Issue #18040 has been updated by jeremyevans0 (Jeremy Evans).


bughit (bug hit) wrote in #note-5:
> jeremyevans0 (Jeremy Evans) wrote in #note-4:
> > You may want to read the definition of `stmt` in parse.y, particularly this part: https://github.com/ruby/ruby/blob/eed5e8f796ab18e2e0a436dab83e35504ae3ded0/parse.y#L1481
> 
> You can call it a statement all you want but if it produces a value, its an expression. And it does produce a value.

The reason that `foo(1 if false)` is a syntax error is due to a parsing failure.  The parser considers it a statement (`stmt`) and not an expression.  What the parser considers statements can still return values in Ruby.

In any case, the reason for the issue remains the same.  The parser doesn't allow a statement (`stmt`) to be used directly as a method argument.  You have to wrap it in parentheses to use it as a method argument.  Trying to support a `stmt` used directly as a method argument (`arg`), results in 132 shift/reduce conflicts and 2056 reduce/reduce conflicts in the parser. I doubt there is any way to support it as a general method argument.  As I mentioned it may be possible to get it to work in only the single argument case by special casing it.  However, I couldn't get that to work without shift/reduce conflicts.  Maybe @nobu would have more luck.  Even then, we would have to decide if we want to support that, because it would result in inconsistent syntax, since `foo(1 if false)` would be allowed, but `foo(1 if false, 2)` (the multiple argument case) would not.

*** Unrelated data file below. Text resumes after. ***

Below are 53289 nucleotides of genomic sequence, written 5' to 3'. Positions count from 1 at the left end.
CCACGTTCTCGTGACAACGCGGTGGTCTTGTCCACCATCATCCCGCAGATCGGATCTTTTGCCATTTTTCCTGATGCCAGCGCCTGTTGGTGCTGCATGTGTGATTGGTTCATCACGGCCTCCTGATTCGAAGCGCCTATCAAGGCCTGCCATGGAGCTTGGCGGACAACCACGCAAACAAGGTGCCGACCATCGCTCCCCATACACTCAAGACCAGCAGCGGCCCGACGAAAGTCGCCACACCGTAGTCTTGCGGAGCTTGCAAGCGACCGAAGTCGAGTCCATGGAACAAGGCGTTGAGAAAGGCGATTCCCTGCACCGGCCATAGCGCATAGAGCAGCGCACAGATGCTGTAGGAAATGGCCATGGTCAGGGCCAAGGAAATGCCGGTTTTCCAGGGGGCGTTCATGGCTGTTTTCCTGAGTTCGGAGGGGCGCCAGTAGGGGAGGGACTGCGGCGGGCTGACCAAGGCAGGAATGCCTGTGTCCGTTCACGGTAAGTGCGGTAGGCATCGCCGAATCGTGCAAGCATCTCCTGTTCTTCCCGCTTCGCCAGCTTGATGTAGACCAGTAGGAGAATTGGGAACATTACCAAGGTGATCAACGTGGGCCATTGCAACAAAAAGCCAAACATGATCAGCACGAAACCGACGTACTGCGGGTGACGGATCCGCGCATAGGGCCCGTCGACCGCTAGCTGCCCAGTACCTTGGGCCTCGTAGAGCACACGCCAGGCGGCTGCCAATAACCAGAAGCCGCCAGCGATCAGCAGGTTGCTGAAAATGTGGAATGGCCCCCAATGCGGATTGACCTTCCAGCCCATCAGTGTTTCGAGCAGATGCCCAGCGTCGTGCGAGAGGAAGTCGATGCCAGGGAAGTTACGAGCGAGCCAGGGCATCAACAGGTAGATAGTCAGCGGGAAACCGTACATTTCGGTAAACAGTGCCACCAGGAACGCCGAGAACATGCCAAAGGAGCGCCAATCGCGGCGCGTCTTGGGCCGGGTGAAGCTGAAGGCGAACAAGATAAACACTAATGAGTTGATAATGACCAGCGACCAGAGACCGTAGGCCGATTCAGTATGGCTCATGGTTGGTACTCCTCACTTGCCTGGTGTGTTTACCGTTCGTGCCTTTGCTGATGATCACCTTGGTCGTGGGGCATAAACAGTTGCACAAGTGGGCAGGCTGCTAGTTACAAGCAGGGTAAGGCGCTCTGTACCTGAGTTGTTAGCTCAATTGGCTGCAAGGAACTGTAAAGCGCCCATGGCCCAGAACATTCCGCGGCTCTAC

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Feature #18040: Why should `foo(1 if true)` be an error?
https://bugs.ruby-lang.org/issues/18040#change-92958

* Author: bughit (bug hit)
* Status: Open
* Priority: Normal
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There's no ambiguity here that should require another set of parens `foo((1 if true))`



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